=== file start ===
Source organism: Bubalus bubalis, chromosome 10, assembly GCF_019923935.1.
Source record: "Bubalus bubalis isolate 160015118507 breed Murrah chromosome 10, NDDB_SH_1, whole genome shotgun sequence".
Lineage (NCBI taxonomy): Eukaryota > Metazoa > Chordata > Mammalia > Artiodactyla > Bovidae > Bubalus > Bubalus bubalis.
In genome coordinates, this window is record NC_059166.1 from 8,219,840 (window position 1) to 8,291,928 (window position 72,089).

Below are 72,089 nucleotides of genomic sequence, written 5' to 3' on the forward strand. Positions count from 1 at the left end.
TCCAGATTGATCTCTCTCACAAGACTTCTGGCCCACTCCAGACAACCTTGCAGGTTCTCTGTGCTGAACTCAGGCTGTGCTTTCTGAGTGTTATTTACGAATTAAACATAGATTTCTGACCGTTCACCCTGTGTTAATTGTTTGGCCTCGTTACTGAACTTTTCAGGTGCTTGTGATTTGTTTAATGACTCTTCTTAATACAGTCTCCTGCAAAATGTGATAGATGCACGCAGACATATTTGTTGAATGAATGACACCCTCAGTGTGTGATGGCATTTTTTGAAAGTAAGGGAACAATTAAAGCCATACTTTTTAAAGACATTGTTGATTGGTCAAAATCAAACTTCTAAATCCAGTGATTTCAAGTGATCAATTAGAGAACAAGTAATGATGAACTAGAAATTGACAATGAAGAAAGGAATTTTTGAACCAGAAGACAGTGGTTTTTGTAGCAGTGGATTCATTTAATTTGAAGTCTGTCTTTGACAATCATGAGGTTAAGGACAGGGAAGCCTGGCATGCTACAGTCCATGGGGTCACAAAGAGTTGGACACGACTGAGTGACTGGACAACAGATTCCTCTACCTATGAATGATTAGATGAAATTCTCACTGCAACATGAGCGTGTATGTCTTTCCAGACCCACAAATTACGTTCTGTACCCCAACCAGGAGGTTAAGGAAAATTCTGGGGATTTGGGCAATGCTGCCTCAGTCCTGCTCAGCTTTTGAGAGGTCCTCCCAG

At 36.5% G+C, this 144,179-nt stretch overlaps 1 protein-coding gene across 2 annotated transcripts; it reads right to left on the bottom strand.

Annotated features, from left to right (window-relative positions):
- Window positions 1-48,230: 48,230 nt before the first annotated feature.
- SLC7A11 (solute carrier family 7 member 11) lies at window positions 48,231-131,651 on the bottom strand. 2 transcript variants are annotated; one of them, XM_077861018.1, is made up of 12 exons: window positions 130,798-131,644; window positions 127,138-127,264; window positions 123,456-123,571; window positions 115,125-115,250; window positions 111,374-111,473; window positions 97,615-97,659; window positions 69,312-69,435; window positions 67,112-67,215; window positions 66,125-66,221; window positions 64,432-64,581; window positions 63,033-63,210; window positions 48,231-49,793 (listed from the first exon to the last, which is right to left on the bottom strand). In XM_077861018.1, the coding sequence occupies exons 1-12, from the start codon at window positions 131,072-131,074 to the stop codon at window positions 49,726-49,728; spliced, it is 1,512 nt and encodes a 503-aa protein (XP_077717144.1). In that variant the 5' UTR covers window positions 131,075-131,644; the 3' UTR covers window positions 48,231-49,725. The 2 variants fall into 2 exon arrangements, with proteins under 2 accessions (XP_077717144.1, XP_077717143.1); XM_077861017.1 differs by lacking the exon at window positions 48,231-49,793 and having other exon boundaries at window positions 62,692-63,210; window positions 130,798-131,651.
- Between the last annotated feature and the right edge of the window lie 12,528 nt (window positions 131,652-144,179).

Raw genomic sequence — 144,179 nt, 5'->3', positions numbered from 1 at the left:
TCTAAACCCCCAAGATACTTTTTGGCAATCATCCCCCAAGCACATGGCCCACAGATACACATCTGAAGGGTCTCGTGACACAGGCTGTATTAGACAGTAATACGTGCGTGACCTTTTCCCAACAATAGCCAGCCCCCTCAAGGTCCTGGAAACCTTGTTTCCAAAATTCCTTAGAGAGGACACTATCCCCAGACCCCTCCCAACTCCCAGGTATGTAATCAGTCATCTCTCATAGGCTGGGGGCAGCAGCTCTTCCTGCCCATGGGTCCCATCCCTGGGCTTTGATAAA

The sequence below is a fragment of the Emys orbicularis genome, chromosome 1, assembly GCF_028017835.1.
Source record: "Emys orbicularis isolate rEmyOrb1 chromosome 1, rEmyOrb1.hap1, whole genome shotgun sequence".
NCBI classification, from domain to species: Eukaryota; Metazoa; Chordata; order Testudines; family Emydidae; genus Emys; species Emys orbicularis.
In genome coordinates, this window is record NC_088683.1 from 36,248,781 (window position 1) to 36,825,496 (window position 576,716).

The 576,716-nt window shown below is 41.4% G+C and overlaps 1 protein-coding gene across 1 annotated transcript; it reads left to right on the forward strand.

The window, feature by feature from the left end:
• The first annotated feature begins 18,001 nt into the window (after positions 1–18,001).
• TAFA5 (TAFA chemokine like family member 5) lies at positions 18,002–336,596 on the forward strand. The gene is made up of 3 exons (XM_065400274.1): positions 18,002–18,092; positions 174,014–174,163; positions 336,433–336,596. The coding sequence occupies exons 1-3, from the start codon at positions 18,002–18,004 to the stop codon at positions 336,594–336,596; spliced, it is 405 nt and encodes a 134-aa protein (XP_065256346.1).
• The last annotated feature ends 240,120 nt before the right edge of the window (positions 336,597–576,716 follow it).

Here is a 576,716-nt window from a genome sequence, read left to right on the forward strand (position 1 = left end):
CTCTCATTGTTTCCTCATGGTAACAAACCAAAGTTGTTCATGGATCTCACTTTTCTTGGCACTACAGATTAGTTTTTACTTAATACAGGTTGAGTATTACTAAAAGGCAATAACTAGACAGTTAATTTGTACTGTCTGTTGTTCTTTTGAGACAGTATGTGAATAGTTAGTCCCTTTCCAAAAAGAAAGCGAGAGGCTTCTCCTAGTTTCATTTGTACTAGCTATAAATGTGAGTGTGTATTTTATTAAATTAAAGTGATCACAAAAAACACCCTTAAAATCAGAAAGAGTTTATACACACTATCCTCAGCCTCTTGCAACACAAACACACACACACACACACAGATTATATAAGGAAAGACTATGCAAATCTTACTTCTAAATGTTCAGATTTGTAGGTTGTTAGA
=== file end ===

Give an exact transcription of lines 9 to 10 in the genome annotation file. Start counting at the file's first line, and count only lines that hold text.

- Window positions 1-48,230: 48,230 nt before the first annotated feature.
- SLC7A11 (solute carrier family 7 member 11) lies at window positions 48,231-131,651 on the bottom strand. 2 transcript variants are annotated; one of them, XM_077861018.1, is made up of 12 exons: window positions 130,798-131,644; window positions 127,138-127,264; window positions 123,456-123,571; window positions 115,125-115,250; window positions 111,374-111,473; window positions 97,615-97,659; window positions 69,312-69,435; window positions 67,112-67,215; window positions 66,125-66,221; window positions 64,432-64,581; window positions 63,033-63,210; window positions 48,231-49,793 (listed from the first exon to the last, which is right to left on the bottom strand). In XM_077861018.1, the coding sequence occupies exons 1-12, from the start codon at window positions 131,072-131,074 to the stop codon at window positions 49,726-49,728; spliced, it is 1,512 nt and encodes a 503-aa protein (XP_077717144.1). In that variant the 5' UTR covers window positions 131,075-131,644; the 3' UTR covers window positions 48,231-49,725. The 2 variants fall into 2 exon arrangements, with proteins under 2 accessions (XP_077717144.1, XP_077717143.1); XM_077861017.1 differs by lacking the exon at window positions 48,231-49,793 and having other exon boundaries at window positions 62,692-63,210; window positions 130,798-131,651.